The government and coffee stakeholders are working on modalities to ensure smooth milling and marketing in efforts to guarantee that the farmers are not negatively affected by the reform process.
State Department for Crops Development Principal Secretary (PS) Kello Harsama said that the reforms are being led by Deputy President Rigathi Gachagua and his team has engaged all stakeholders in the coffee value chain and they have come up with very good suggestions.
“The coffee sector reform agenda is on course and it is going to happen as planned with the bill already in parliament,” said the PS when he spoke on Tuesday during a Coffee Stakeholders Consultative meeting hosted in conjunction with the Agriculture and Food Authority (AFA).
Harsama said that they have however received some petitions from players in the sector asking for support as the reform agenda continues and one of the petition items indicated that some of the coffee mills have been closed like four in Kiambu County and one in Nyeri County and farmers have in their stores a lot of coffee which is not processed and families relying on coffee are suffering with children not going to school because of the lack of school fees.
“There have been indications that a number of employees have been laid off where coffee mills have been closed, very little coffee has been traded at the Nairobi Coffee Exchange because value chain actors have been disengaged and therefore coffee farmers are unable to efficiently trade,” explained the PS.
He added that Kenyan coffee marketing is not getting better across the world with prices at the coffee auction plummeting to US$ 295 per bag and because of these challenges the government called for the stakeholders to meet so that they can share on ways to address the challenges and improve the sector in a way that will not undermine the reform agenda.
Trade Principal Secretary (PS) Alfred K’Ombudo said that export performance for the country has stagnated for a long time and if it is going to be reversed it is the agriculture exports that will be the turnaround factor with coffee being a major player.
“We are looking at improving our coffee export performance by moving from the current around 40,000 metric tons back to 150,000 metric tons,” explained the PS.
He added that they do not want to just improve the quantity but the quality is also important and they are putting money in the hands of farmers which will help in achieving the required international quality.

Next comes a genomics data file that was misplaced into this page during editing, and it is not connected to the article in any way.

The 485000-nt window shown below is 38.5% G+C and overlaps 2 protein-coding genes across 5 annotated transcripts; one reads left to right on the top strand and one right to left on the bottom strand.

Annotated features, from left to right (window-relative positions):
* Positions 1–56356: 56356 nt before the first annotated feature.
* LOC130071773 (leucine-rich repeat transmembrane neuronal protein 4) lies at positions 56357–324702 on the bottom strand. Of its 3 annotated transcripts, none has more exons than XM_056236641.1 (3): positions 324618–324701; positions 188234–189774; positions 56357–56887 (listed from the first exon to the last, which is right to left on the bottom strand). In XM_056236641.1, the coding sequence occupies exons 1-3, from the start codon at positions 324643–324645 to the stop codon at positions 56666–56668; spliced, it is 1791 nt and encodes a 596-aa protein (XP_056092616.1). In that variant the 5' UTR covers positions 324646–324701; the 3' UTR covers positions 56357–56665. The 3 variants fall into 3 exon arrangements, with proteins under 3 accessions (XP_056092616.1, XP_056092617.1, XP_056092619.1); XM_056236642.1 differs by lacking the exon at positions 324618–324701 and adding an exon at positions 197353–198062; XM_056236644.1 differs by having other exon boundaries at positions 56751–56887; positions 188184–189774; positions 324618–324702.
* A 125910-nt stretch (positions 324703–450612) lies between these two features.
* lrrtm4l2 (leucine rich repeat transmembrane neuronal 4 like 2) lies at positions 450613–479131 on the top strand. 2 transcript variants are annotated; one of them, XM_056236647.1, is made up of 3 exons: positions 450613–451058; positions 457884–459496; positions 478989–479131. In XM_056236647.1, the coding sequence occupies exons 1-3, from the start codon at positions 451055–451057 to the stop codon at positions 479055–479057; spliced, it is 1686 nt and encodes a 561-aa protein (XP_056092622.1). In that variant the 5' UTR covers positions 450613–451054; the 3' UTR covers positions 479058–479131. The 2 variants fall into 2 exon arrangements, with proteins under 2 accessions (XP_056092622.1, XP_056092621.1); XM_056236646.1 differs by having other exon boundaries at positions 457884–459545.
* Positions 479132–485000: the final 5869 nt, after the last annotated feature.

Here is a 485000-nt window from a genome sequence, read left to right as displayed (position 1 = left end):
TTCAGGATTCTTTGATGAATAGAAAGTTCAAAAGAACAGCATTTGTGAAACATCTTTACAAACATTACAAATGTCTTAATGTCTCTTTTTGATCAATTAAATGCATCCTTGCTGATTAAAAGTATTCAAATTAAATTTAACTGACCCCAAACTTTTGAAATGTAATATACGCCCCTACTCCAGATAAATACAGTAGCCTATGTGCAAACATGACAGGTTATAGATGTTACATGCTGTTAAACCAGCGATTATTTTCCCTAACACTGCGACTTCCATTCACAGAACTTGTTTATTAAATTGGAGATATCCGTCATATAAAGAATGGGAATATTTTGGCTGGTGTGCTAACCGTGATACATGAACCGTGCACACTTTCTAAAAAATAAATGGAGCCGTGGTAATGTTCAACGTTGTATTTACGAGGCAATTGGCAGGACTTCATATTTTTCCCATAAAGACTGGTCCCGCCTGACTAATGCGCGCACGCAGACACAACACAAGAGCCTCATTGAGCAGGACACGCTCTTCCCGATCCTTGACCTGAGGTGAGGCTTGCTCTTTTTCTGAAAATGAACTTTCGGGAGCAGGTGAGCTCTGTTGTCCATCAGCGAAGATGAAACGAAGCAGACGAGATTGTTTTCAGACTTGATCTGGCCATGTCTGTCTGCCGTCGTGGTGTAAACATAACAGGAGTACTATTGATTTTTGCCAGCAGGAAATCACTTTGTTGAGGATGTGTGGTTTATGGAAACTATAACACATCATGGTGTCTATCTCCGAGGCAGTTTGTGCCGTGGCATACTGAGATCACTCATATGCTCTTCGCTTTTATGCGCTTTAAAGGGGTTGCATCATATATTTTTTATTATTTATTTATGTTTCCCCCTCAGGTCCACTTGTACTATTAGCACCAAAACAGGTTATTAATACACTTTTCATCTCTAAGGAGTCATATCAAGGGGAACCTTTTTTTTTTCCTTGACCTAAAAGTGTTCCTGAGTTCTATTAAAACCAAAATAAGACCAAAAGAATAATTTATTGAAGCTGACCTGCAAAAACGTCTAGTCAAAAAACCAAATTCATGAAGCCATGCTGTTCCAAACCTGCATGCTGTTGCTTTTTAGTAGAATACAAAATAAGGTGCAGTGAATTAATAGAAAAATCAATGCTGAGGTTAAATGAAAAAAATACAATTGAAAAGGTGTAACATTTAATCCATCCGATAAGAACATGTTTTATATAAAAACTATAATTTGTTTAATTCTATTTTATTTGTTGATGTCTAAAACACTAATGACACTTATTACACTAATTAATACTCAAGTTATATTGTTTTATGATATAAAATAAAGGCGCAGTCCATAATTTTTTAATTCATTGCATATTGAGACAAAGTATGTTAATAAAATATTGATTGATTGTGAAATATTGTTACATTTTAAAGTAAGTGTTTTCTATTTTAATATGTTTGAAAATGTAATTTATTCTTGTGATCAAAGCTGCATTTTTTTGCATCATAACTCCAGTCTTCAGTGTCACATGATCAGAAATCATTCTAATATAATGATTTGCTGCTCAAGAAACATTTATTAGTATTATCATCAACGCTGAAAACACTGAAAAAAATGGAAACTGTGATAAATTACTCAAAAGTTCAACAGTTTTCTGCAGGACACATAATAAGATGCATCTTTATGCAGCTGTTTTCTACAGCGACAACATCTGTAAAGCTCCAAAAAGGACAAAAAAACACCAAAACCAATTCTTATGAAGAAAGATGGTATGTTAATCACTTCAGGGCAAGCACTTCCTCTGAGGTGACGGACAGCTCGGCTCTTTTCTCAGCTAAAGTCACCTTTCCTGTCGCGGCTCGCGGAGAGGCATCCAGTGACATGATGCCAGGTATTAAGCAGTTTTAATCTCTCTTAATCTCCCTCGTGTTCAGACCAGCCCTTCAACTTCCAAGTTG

“We need to work in partnership with a few organizations including the Kenya Export Promotion and Branding Agency and we are encouraging the production of coffee across the country so that we can increase the country’s output,” said K’Ombudo.
The PS highlighted that he accompanied Deputy President Rigathi Gachagua to Colombia and part of their remit there was to understand how the country is exporting coffee worth over four billion dollars into the USA market.
“We are reforming our Foreign Trade and Commercial Service to make it more specific to products so that if you have an Attaché out there they are able to specifically understand the crop and we want to work much closer with the Crops Development PS and his team so that the representation can be fit for purpose,” said K’Ombudo.
Agriculture and Food Authority (AFA) Board chairman Cornelly Serem said that they will have deliberations with key stakeholders in the sector and if it takes amending the law so that there is a smooth operation and sale of coffee then they will have to amend the law.
“Something must be done between now and when the bill comes in because the interest of farmers comes first,” he said.
Serem said that there are coffee mills whose licenses have been canceled and they had taken coffee from the farmers thus there is a need to harmonize and normalize issues and allow them to sell the coffee as they work on the reforms because the millers are holding farmers’ coffee and they cannot pay them because they also cannot export and thus the farmer is the one suffering.
He said that they will fully support the coffee sector reforms agenda as he expressed hope that the reforms will factor in the interest of all the stakeholders.
James Mureithi speaking on behalf of coffee millers said that he represents seven commercial millers whose licenses have been canceled and they hold over 7,000 hectares and in total, they produce around 10,500 metric tons of 51, 800 metric tons that the country produces.
“The group manages to produce a little more than 20 percent of Kenyan coffee and they finance up to 60 million dollars in the coffee sector,” explained Mureithi.
According to Mureithi, they have been selling to international buyers like Starbucks who are buying more than 120 containers.
“Because our licenses have been canceled, we cannot keep the staff and we have given them notice and before the end of October we will be laying a substantial number of about 18,500 employees,” said Mureithi.
National Coffee Cooperative of Kenya chairman Francis Ngone called for the gradual implementation of reforms in the sector as he termed the current reforms as abrupt.
“I remember back in the days in Murang’a we only had 11 societies and right now we have 53 societies and it becomes so much complicated when it comes to economies of scale and something needs to be done about it,” said Ngone.
By Joseph Ng’ang’a